But when it comes to business-as-usual and current projects, Nick says that everyday rewards are coming from the amount of negotiated work that’s underway and the use of technology being integrated into projects.
“It’s so rewarding to work with clients right from the start – to understand their dreams and aspirations and turn them into reality.”
“I’m also excited about the use of modular in this constrained market – New Zealand labour is tight and the cost of materials is increasing. There is room for modular construction to grow by manufacturing locally, but the design phase needs to be really robust so all the components just fit in.”
Nick is currently working with a client in Christchurch to build an entire structure off site. It will use robotic technology that is programmed to scan timber, work out its’ most efficient use and cut it into various forms. Robots will also be used in the cladding to screw all the sheets to the frames before they are sent to site. Nick says that this modular building will reduce construction waste by around 30%.
“It’s been a really interesting to see the changes in technology and robotics since I have been in the industry. With the constraints on skilled labour the more heavily we will rely on innovation. I believe that more and more jobs in the future will be in developing these technologies.”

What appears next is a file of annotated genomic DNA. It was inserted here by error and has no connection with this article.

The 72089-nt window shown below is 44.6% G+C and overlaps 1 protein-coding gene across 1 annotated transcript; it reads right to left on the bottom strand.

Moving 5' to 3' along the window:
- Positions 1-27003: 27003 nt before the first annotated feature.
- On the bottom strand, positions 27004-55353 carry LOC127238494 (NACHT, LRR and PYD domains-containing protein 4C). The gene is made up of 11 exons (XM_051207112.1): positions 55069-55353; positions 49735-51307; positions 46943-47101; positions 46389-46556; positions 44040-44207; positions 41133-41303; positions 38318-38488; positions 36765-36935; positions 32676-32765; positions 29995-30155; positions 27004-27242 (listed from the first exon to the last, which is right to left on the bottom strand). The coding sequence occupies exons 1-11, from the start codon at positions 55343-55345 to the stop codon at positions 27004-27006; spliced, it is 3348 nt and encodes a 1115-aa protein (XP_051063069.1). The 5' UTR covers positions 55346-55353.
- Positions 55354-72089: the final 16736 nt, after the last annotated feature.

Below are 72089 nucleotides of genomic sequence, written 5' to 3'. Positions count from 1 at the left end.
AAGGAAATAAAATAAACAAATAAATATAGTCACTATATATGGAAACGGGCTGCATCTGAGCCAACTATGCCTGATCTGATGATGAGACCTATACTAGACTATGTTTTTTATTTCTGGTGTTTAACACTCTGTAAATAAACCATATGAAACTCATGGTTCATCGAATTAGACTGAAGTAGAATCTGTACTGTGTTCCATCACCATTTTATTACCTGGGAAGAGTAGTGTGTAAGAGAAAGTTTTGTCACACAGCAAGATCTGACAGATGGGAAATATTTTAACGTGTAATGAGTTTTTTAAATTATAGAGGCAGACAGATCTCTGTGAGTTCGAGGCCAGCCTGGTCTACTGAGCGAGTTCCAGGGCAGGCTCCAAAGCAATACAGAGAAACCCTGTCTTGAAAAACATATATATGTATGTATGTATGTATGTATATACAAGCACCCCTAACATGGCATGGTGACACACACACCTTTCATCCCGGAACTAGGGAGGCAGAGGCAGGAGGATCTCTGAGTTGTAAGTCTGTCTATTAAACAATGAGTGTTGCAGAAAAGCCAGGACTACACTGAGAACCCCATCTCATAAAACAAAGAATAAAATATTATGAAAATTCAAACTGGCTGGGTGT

“It’s also been interesting to see the materials being developed overseas that are coming this way. We now have ‘plug-in-electrics’ where an entire house can be wired by clipping it all together. And wall panels are being built in New Zealand that allow a house to be kept at 21 degrees year round with no heating – it’s very exciting!”
“Now, more than ever, I think we need to keep ‘an ear to the ground’, keep thinking and keep innovating. I absolutely agree with Team’s NZ’s philosophy – you can sit and watch what everyone else does or do you do your own thing! As New Zealanders I think we need to stay ahead of the pack because we are a small market that relies heavily on innovation.”
In between a busy career that sees Nick’s time split between various locations he manages to find a little time to watch a movie with his wife, but he also pours a lot of energy into endurance racing.
“I love mountain bike races, triathlons and multi-sport events, but this really came about after I gave up football after 35 years.”
In April Nick was instrumental in getting Adventure Racing at Arrow back on track by organising over 100 people to compete in a team multi-sport event in Southland.
“It was designed so that anyone could have a go and when they crossed the line they all got a reward so they all felt like winners! The real beauty of these races is that you have to pull together as a team, working with each individual’s strengths and weaknesses. There were some great stories told around the campsite overnight and I think everyone took something special away from it.”
“Events like this exemplify Arrows hunger for adventure and team work and there is a huge cross over with what happens on a project site.”
Event photos have been posted on Arrow’s Facebook Albums. To participate in next year’s event watch this space! Or to get in touch with Nick please email him